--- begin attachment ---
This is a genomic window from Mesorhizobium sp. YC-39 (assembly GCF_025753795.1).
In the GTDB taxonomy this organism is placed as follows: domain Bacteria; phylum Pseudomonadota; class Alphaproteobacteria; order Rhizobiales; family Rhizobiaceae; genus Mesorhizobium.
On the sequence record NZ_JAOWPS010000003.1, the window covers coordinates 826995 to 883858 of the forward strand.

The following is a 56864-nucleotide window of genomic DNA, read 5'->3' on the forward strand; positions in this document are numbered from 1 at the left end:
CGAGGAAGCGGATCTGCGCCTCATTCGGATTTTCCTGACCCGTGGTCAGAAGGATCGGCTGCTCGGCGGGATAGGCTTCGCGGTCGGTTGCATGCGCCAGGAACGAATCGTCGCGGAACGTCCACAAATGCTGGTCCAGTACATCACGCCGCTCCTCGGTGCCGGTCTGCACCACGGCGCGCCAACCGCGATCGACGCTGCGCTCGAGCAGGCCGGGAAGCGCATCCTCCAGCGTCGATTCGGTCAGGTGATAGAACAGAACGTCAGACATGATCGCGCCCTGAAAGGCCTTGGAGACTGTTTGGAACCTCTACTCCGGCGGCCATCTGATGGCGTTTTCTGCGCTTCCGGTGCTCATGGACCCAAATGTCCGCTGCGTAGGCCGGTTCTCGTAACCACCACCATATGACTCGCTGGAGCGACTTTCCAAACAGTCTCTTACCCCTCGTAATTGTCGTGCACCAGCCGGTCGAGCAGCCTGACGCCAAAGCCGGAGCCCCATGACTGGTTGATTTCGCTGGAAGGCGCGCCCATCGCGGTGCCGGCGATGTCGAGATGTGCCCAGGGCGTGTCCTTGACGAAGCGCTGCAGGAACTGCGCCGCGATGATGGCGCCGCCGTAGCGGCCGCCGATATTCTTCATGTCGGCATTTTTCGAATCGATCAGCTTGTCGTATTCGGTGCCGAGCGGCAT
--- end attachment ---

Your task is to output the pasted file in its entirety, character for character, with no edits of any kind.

This is a genomic window from Mesorhizobium sp. YC-39 (assembly GCF_025753795.1).
In the GTDB taxonomy this organism is placed as follows: domain Bacteria; phylum Pseudomonadota; class Alphaproteobacteria; order Rhizobiales; family Rhizobiaceae; genus Mesorhizobium.
On the sequence record NZ_JAOWPS010000003.1, the window covers coordinates 826995 to 883858 of the forward strand.

The following is a 56864-nucleotide window of genomic DNA, read 5'->3' on the forward strand; positions in this document are numbered from 1 at the left end:
CGAGGAAGCGGATCTGCGCCTCATTCGGATTTTCCTGACCCGTGGTCAGAAGGATCGGCTGCTCGGCGGGATAGGCTTCGCGGTCGGTTGCATGCGCCAGGAACGAATCGTCGCGGAACGTCCACAAATGCTGGTCCAGTACATCACGCCGCTCCTCGGTGCCGGTCTGCACCACGGCGCGCCAACCGCGATCGACGCTGCGCTCGAGCAGGCCGGGAAGCGCATCCTCCAGCGTCGATTCGGTCAGGTGATAGAACAGAACGTCAGACATGATCGCGCCCTGAAAGGCCTTGGAGACTGTTTGGAACCTCTACTCCGGCGGCCATCTGATGGCGTTTTCTGCGCTTCCGGTGCTCATGGACCCAAATGTCCGCTGCGTAGGCCGGTTCTCGTAACCACCACCATATGACTCGCTGGAGCGACTTTCCAAACAGTCTCTTACCCCTCGTAATTGTCGTGCACCAGCCGGTCGAGCAGCCTGACGCCAAAGCCGGAGCCCCATGACTGGTTGATTTCGCTGGAAGGCGCGCCCATCGCGGTGCCGGCGATGTCGAGATGTGCCCAGGGCGTGTCCTTGACGAAGCGCTGCAGGAACTGCGCCGCGATGATGGCGCCGCCGTAGCGGCCGCCGATATTCTTCATGTCGGCATTTTTCGAATCGATCAGCTTGTCGTATTCGGTGCCGAGCGGCAT